Date of Award


Document Type


Degree Name

Master of Arts (M.A.)


Food Studies

First Advisor

Polly Adema

First Committee Member

Stephanie Maroney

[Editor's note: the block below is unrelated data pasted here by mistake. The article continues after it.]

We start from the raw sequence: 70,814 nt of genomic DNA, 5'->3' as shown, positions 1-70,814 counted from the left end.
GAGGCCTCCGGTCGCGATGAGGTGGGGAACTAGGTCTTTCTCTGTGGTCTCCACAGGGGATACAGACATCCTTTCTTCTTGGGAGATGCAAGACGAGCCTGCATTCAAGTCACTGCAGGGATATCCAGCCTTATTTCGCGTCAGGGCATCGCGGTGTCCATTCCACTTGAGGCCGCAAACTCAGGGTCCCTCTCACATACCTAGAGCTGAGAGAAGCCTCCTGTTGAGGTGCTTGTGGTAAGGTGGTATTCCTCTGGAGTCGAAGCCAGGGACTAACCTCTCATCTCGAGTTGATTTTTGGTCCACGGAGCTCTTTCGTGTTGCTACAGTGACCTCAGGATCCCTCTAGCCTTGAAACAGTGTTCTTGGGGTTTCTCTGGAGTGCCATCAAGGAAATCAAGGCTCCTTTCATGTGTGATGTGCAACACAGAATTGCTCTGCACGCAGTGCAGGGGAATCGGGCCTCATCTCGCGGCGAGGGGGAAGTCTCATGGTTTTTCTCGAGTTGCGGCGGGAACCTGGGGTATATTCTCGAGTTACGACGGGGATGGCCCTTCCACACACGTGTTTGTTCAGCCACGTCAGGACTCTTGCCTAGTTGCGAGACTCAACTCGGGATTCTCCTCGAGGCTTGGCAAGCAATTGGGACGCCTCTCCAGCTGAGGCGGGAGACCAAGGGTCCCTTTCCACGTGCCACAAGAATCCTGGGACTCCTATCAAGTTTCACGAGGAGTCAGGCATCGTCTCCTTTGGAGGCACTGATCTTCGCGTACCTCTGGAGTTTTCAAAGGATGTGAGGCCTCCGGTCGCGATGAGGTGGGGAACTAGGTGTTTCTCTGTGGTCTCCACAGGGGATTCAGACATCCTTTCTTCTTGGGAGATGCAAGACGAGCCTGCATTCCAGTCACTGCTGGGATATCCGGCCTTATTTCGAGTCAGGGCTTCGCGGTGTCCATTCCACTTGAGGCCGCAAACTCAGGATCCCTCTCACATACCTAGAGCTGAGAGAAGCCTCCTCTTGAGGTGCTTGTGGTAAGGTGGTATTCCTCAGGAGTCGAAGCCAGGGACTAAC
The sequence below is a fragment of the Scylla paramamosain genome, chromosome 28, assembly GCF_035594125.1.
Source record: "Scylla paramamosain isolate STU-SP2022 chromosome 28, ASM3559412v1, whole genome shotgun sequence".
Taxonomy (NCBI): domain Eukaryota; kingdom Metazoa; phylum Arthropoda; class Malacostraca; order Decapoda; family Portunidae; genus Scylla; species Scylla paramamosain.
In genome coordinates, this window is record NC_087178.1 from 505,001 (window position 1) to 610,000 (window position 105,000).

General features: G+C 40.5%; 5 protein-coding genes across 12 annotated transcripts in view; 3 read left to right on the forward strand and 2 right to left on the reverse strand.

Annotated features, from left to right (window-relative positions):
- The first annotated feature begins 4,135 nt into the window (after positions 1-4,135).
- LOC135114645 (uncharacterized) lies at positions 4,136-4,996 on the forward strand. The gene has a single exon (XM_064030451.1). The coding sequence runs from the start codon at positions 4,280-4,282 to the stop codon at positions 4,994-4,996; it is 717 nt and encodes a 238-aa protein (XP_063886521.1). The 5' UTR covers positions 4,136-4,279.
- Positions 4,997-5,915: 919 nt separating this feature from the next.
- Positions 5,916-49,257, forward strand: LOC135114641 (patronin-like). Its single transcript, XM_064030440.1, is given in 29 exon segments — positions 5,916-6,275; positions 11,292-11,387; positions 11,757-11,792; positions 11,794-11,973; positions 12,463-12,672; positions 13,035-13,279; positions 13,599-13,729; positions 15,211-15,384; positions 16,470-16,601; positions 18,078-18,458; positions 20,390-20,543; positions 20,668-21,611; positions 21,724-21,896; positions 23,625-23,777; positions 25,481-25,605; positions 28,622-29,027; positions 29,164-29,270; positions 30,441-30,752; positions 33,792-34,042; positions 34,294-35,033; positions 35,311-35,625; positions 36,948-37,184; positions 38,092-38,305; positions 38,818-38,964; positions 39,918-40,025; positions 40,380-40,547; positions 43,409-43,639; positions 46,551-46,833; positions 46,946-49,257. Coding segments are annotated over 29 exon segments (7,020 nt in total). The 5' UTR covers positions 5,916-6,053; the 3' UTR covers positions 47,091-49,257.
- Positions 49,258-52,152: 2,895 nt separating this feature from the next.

The practice of gleaning began as a way for the poor to provide sustenance for themselves and their families. Changes in societal ideas about private property as well as a shift toward a neoliberal style of governance have caused gleaning to become what it is today: a practice primarily undertaken by charitable organizations, nonprofits, and church groups who then donate their bounty to local food banks, providing fresh produce to the food insecure. In modern society, gleaning is often held up as a single solution to the problems of food insecurity, poor nutrition, and food waste. This thesis complicates that discourse by analyzing the websites of five different San Francisco Bay Area gleaning groups to investigate how they present themselves as fitting into the larger conversation surrounding food charity, health, and food waste. This thesis uses qualitative and quantitative textual analysis to show how the language used on each organization’s website illustrates the organization’s relationship with those three values. Each organization presents itself as fitting into contemporary food recovery discourse in a different way: one focuses primarily on community building; one is looking to expand its model as far as possible; one seeks to be a solution to poor nutrition, food insecurity, and food waste in its community; one provides myriad resources to anyone looking; and one actively embraces the food insecure. The differences among these organizations show the one-dimensionality of the current discourse surrounding gleaning as a single solution to food insecurity, poor nutrition, and food waste. While gleaning can, and does, have value, its focus on the individual’s role in solving food insecurity, poor nutrition, and food waste, as well as its inability to provide long-term solutions, complicates its role in contemporary food recovery.





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